BBC News reports that the Queen Alexandra Hospital in Cosham has cut 700 jobs and closed three wards. The hospital, run by Portsmouth Hospital NHS Trust, underwent a £225 million expansion, which opened in July 2009, funded by private sector money.
The hospital has confirmed both the job losses and closure of 100 beds, leaving three wards empty. The trust has achieved the 700 job cuts by not replacing staff, mostly clerical and admin positions, who have left over the past 18 months.
The reasons for the cuts are threefold. Firstly, as the expansion was funded by Private Finance Initiatives (PFI), the trust is committed to repayment of the debt and the mortgage and maintenance costs totalling £43 million annually. MPs are hoping to renegotiate the PFI contract since it restricts the decisions the hospital is able to make. Secondly, as the BBC has reported, the hospital's income dropped by 9% in 2010. Penny Mordaunt, Conservative MP for Portsmouth North, commented: "There are actually fewer patients going through the hospital than was originally planned, all of which makes a very challenging financial problem."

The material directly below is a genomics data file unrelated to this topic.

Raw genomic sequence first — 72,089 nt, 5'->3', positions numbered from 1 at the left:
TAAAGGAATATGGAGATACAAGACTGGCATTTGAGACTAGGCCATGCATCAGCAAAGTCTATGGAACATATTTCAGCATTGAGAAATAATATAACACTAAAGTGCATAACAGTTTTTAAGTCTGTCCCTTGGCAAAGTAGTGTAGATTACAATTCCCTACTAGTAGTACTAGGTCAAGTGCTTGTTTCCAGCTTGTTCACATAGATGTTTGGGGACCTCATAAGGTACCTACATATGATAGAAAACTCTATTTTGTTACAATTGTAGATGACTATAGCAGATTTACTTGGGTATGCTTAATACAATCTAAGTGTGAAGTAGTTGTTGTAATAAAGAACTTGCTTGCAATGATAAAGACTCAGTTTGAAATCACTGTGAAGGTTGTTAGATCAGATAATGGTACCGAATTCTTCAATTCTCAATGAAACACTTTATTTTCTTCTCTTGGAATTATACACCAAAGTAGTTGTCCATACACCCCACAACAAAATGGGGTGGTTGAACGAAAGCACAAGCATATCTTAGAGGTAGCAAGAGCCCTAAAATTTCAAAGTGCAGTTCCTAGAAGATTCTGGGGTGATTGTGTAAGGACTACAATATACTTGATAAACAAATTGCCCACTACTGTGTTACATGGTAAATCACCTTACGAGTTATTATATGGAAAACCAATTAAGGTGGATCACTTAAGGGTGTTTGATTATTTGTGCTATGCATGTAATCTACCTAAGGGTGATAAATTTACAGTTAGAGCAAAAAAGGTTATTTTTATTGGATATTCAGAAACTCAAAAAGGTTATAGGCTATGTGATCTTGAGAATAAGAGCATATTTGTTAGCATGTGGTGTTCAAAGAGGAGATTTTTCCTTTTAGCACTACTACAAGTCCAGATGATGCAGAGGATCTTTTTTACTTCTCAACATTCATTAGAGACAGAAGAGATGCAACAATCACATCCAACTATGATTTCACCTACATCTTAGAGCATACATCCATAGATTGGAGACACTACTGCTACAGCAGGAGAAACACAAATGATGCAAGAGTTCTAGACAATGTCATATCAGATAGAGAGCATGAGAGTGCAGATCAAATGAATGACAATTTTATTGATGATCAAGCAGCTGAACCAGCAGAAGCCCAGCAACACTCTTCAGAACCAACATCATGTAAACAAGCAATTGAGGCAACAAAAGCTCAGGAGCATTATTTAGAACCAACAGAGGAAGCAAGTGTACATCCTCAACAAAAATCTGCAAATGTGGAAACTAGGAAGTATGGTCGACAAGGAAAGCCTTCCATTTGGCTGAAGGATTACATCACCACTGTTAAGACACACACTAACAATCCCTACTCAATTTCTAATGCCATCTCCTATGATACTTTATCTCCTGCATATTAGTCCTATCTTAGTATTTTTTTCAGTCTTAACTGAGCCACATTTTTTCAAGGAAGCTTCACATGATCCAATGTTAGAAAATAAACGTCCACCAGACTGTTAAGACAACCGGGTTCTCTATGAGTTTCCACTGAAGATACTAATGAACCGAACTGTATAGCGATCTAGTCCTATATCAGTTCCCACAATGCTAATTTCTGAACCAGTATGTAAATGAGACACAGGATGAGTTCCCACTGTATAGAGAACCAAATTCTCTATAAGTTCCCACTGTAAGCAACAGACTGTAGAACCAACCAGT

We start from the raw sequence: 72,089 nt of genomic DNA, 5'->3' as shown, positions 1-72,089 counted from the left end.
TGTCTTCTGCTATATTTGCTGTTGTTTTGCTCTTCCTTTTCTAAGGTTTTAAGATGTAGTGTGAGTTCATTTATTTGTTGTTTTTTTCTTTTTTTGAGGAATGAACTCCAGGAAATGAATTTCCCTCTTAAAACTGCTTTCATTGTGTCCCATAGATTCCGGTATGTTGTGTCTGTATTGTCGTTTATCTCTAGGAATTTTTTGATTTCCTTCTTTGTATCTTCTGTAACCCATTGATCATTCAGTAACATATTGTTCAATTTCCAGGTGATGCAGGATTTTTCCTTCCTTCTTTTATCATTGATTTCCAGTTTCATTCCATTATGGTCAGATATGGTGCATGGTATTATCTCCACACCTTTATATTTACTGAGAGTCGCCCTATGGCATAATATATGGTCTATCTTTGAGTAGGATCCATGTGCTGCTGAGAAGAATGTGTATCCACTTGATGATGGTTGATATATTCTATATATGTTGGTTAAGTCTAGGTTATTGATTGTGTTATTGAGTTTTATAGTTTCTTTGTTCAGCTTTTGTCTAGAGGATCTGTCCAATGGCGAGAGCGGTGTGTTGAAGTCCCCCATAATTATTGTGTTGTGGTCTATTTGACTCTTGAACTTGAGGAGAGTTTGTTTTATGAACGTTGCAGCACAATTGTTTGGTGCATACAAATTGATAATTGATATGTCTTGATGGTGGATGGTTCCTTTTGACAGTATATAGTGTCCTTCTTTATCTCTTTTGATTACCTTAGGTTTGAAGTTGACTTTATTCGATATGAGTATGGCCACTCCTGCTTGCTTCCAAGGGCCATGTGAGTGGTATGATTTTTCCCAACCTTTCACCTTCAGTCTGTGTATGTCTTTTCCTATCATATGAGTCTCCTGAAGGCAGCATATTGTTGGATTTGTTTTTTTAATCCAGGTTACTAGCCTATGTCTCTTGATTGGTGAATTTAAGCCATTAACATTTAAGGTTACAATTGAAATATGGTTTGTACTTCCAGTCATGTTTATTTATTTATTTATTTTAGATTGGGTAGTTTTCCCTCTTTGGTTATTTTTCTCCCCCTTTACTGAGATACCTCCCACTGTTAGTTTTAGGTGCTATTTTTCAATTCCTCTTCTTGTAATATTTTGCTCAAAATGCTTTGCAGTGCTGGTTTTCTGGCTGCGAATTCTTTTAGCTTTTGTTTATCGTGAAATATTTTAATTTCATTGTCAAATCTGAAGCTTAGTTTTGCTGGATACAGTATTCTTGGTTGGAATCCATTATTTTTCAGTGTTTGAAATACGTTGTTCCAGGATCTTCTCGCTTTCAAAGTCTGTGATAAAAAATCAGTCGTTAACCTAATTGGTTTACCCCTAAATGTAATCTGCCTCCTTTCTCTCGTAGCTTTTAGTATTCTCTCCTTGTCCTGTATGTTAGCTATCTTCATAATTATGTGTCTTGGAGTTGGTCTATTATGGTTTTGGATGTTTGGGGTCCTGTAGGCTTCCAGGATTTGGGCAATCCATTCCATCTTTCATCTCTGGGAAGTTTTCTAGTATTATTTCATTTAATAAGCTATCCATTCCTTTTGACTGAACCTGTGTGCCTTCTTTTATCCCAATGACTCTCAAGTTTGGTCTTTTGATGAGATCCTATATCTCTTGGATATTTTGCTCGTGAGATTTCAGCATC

Lastly, the Government has cut the NHS budget by £20 billion forcing hospitals to make savings. Finance director for the hospital, Robert Toole, said the hospital was on course to save £29 million this financial year although he admitted the situation was 'challenging' but common throughout the NHS. However, even with these planned savings, a deficit of £6 million is still likely. The hospital recently approached Southampton General Hospital regarding a possible merger but this was not accepted.
One of the closed wards is the G5 Unit which offered facilities to care for terminally ill patients aged over 65. A trust spokesman said: "Patient care and experience are and will remain the highest priorities." However, despite this patient Hilda Woolgar was left in a discharge ward for the last four days of her life after suffering a stroke in January. Her daughter, Pamela Mulrooney, said: "She [her mother] passed away with no dignity….I felt she had been put in there to die, out of the way."
Whilst we appreciate the challenging financial situation that the trust has to deal with, we very much hope that the cuts will not impact on the standard of care provided to the patients receiving treatment at the hospital.